We have a real problem in the debate about pensions that is very closely connected to the financial implosion we're still trying to dig our way out of: the criminals and fools on Wall Street are hiding and avoiding prosecution, or at the very least, they are managing to keep their jobs despite their stupidity and greed. So, rather than march the Wall Street crooks/incompetents into the public square--I actually would like to do that literally and have a prime time live special anchored by Oprah for that one, asking Robert Rubin and Lloyd Blankfeid et al, "do you ever feel guilty about what you did? Do you talk to your therapist about it"?--public workers are taking the brunt of the fear racing through America. So, let's look at the facts....
To start with, let's be clear again about what pensions are: they are wages that hundreds of thousands of workers put off getting today so that they could retire later with a little income that would mean having chicken and vegetables for dinner, not dog food. And rather than take the George W. Bush approach to a crisis--please, America, go shop and spend your money--unions, and their members, said, "nope, we're not going to just go on a spending spree today. We want to be long-term, smart responsible thinkers and make Americans can live out their later years in some security."
Now, here is the truth about pensions--I'm going to use New York City and State as examples. Mayor Michael Bloomberg and others--mainly in the wing-nutsophere and think thanks that are rarely labeled as shills for the "free market"--claims that that pension contribution have exploded exponentially in recent years, so now, we have to "get serious" and cut benefits dramatically.
But, it's worth understanding what the long-term trend has been and why pension contributions have increased. And this official chart tells the story:
The New York City Employees Retirement System, for the entire decade, had a DECLINE in employer (the "employer" being the city) contributions from $845 million in 1990 to $145 million n 1999. At the same time, the net asset value of the Fund increased from $18 billion in 1990 to $41 billion in 1999. So, someone was managing this pretty well.
Then, you notice that contributions from the city start a steady increase around 2000 or so. Well, gee, why was that? In a word, the greed and incompetence of Wall Street.
The first time, you might note, that the line starts climbing again is around 2000. Hmmm...what happened there? Oh, yeah: the Internet asset bubble finally blew up (yes, that was a gift from the "good economic times" of the Clinton Administration). So, by law, the pension funds had to try to make up investments that had gone south.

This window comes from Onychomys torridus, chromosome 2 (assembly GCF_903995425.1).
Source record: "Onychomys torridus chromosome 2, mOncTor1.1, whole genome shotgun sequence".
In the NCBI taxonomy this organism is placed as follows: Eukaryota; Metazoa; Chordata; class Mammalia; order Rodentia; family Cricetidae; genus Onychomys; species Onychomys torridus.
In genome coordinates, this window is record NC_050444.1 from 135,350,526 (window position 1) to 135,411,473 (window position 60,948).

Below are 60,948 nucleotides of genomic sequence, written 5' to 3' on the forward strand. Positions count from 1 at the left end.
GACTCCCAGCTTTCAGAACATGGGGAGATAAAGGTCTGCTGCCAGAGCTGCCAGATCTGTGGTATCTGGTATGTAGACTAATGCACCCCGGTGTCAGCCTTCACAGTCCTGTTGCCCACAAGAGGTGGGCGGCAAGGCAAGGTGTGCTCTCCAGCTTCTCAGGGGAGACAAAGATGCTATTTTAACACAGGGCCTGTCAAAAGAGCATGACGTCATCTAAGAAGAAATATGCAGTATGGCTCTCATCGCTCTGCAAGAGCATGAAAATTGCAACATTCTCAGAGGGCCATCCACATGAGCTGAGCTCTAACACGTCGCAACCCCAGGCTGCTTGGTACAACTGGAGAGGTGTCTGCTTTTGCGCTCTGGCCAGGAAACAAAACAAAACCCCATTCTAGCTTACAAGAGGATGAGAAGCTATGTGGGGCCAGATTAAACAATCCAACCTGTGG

So, that wasn't the big new demands on the parts of workers. NO. That was the greed and foolishness on the part of the financial system--encouraged, no doubt, by policymakers of both parties--can you say, Robert Rubin?--and the Federal Reserve.
But, WORKERS' demands had nothing to do with this.
Let's move to our most recent calamity. The net asset value of the NYCERS fund declined by over $30 billion between 2007 and 2009.
Workers demands? NO--THE financial fraud and the near collapse of the financial system, which meant employer contributions had to increase to make up for the money which was, in my view, effectively stolen.
The same trend is fairly similar, with some differences (the bump in the mid-90s for fire and police) for state workers:
The employer contributions decline dramatically and, then, again, in the early part of the previous decade begin to increase.
So, here is the sum up we need to keep in mind and repeat:
Pension contributions by employers—which as we know are DEFERRED WAGES!!!--went down.
And only had to go up because of Wall St corruption.
And, with all of that, we're talking about a $19,000 per worker contribution that is pretty modest.
Facts are pesky, aren't they?
What can be done?
Consider this contrast: As I wrote recently, quoting The Wall Street Journal, "In 2010, total compensation and benefits at publicly traded Wall Street banks and securities firms hit a record of $135 billion, according to an analysis by The Wall Street Journal." So, the very people responsible for the financial criminality and/or incompetence on Wall Street are now the beneficiaries--again.
On the other hand, we have a demand in New York, and in many other states, to cut the pensions of millions of workers, who were the VICTIMS of the financial criminality and/or incompetence on Wall Street.
Solution: Let's sue Wall Street for all those losses and demand that those firms now making money hand over fist make every pension fund whole for the broad fraud perpetrated.